about the manner in which we immerse ourselves in the Holy Spirit.
What does this mean? I think it means we welcome all the
gifts the Holy Spirit wants to give us. Anything from God is good. But how do
we use them? We cannot use spiritual gifts to enhance our own name or reputation.
If we truly are deeper and deeper in the Holy Spirit, our passion will be the
name of Jesus. There are times I have had this right in my life, and other
times when I have had it badly wrong.
One time I got it wrong was in 1997. I had been invited to
be a seminar speaker at Spring Harvest. It was the fulfilment of a prophetic
word given to me in 1980 that I would speak at conferences. The speakers that
week (including one Nicky Gumbel, by the way –yes, I have laid hands on him in
prayer, not that he would remember me!) could gather in a team lounge when not
on speaking duty. We would be expected to attend one of the evening celebration
meetings. One night, I was asked if for the rest of the week I would be
seconded from the one I attended to a children and family celebration that
friends of mine were running. I agreed.
A day or two later, I heard that in the team lounge while I was
at the family celebration, the Spring Harvest leadership had announced some
social evenings after the celebrations each night that the speakers could go
to. This would be a chance to mingle with the great and good of the evangelical
world. Hearing it second-hand later, I asked the people who hosted the team lounge.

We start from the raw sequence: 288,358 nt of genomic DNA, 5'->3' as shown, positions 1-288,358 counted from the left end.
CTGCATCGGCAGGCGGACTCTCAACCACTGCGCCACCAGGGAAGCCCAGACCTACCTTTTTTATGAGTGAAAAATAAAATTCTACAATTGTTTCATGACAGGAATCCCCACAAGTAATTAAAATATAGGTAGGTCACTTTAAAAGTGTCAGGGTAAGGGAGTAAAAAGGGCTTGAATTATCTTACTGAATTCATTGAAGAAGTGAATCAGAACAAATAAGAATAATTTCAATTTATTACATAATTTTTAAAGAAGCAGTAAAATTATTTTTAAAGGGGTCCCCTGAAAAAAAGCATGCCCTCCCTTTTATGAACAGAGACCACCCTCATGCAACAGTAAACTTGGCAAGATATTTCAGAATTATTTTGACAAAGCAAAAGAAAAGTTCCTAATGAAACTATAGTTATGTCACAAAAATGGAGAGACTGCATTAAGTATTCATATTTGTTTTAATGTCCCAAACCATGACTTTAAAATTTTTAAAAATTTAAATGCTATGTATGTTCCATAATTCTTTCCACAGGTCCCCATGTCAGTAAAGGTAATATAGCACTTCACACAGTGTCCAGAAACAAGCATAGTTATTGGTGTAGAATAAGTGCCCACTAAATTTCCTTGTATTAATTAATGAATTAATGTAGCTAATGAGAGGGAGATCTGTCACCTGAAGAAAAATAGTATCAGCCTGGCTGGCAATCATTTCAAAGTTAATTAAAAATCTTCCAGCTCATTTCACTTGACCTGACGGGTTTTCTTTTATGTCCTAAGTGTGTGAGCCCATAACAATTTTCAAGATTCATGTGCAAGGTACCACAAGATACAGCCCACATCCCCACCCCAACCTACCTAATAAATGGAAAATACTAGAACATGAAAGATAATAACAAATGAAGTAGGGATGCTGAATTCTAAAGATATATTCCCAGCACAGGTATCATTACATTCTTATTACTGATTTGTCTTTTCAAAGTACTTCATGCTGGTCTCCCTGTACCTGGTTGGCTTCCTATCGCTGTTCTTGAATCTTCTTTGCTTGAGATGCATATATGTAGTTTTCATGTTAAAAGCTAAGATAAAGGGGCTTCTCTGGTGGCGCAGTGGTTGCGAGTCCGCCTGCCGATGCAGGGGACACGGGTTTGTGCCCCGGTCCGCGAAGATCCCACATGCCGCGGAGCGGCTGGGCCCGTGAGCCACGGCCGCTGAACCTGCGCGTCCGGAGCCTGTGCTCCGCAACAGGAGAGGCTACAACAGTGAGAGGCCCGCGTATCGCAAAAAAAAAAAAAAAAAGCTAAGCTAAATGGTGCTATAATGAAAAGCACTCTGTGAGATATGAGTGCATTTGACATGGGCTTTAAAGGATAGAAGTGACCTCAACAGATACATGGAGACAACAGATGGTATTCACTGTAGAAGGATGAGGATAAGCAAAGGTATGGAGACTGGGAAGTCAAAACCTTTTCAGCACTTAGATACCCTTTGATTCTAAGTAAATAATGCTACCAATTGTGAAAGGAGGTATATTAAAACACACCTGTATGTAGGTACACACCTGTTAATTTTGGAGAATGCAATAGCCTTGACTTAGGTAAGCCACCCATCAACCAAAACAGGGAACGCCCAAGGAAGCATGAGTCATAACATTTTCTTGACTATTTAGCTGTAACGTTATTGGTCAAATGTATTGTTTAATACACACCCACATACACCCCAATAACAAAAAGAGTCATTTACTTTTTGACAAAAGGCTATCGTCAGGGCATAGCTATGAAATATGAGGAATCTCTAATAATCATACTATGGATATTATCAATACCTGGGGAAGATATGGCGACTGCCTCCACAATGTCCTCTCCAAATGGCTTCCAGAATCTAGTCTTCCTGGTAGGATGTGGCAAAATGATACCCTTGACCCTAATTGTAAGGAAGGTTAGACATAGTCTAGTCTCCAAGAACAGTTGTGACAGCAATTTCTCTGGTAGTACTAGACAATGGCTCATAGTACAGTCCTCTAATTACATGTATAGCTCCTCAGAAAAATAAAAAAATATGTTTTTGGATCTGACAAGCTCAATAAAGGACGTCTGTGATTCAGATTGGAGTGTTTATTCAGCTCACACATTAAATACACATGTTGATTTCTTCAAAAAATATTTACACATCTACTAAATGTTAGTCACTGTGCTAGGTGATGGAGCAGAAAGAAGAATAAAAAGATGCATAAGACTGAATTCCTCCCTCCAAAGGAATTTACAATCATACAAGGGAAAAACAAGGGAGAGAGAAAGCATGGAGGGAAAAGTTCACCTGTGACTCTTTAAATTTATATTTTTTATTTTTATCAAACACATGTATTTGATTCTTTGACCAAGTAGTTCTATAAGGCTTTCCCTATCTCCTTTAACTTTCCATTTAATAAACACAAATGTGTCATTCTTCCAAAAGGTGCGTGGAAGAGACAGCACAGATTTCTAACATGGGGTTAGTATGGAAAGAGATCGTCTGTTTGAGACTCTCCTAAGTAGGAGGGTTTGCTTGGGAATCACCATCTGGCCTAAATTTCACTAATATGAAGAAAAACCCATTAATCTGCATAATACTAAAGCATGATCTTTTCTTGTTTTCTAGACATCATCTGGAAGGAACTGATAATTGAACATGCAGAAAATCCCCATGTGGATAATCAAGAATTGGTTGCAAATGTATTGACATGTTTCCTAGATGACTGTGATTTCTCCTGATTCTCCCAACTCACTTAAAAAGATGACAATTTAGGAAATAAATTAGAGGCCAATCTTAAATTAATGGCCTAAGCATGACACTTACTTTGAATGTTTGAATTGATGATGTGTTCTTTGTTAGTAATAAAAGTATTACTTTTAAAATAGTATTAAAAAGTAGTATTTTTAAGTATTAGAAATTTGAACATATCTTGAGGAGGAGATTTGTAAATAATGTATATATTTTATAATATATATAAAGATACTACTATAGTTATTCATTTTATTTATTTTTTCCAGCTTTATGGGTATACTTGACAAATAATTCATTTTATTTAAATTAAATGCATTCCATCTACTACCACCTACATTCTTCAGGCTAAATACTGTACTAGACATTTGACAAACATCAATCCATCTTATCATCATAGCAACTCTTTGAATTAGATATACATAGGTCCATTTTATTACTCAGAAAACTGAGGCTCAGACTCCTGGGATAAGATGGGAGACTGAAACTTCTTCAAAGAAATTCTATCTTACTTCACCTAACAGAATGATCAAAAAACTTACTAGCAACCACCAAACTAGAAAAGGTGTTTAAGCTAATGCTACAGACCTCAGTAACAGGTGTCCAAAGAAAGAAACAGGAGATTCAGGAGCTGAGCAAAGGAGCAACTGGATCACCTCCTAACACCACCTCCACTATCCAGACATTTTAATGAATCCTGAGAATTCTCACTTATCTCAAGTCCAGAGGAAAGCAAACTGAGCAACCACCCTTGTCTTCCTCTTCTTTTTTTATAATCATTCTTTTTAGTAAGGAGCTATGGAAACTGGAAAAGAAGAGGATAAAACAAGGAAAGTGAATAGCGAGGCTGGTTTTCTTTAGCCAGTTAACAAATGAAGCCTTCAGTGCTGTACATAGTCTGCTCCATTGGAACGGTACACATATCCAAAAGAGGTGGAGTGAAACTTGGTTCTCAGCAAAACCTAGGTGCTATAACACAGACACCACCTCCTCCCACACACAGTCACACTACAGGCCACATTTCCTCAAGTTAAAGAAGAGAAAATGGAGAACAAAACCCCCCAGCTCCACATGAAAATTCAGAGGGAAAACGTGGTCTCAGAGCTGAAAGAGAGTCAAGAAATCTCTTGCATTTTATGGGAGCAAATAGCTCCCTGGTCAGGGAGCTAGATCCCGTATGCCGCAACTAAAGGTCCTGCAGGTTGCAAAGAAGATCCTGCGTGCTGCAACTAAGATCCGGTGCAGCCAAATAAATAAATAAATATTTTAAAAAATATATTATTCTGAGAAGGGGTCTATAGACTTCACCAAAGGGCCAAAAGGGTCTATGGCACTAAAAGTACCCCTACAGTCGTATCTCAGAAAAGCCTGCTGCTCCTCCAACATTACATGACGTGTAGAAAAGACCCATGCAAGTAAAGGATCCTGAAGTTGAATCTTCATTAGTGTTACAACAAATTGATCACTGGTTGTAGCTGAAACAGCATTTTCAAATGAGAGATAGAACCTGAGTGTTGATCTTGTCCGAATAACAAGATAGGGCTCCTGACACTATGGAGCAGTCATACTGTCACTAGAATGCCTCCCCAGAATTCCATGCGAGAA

‘No, it isn’t for you,’ they said. So I never went.
On the penultimate day, I discovered they were wrong. They had
mistaken me for someone else. I could have gone, but now the social evenings had
finished. My chance to get to know these people – and get known myself – was gone.
Then I realised that my motives were all wrong. When I had
heard about the social evenings, I had been too concerned to promote my name,
and not that of Jesus. I wonder whether that was why God allowed the
misunderstanding so that I didn’t go.
The next year, I had learned my lesson. I was running a Saturday
conference at a church for people involved in contemporary styles of worship. At
the evening worship celebration, an elderly man from one of my churches hadn’t
been able to attend. But two women from that church who did make it felt such a
fire in their hands during prayer that they were sure the Holy Spirit wanted
them to go and see this man after the meeting and lay hands on him. When they
did, he was healed. The next morning, he was in church, giving his testimony to
what happened the night before at a baptism service with many non-Christians
I circulated the story on an email list on the Internet.
Back came a reply: ‘David, you mighty man of God!’ it said. (I mean, honestly,
you could tell he didn’t know me!) I was quick to reply and say it wasn’t I who
had laid hands on the man, but the two particular women, and in any case, it
was the work of God. That, I believe, is to participate more deeply in the Holy
Spirit – to welcome his gifts and make sure God gets the glory and no one else.
Maybe those two stories don’t easily qualify as mundane ‘ordinary
time’. But the principle remains. The gifts and ministries of the Holy Spirit are
for everyday, not just Sunday, for the street as much as the church. In all the ways we participate in the Holy Spirit’s
ministry, our part is to ensure the glory goes to the God of love whose grace
is made known in Jesus Christ. If we do, then we will imitate that God by
acting in grace to heal the wounds of the world, and showing God’s love to
those beyond our spiritual family. May the Holy Spirit enable us to do so, to
the glory of God.
should that be herself? Can anyone remember the N T Wright comment from about
twenty years ago, where (in a Bible study at General Synod?) he said there was
a feminine personal pronoun in Romans 8 referencing the Spirit?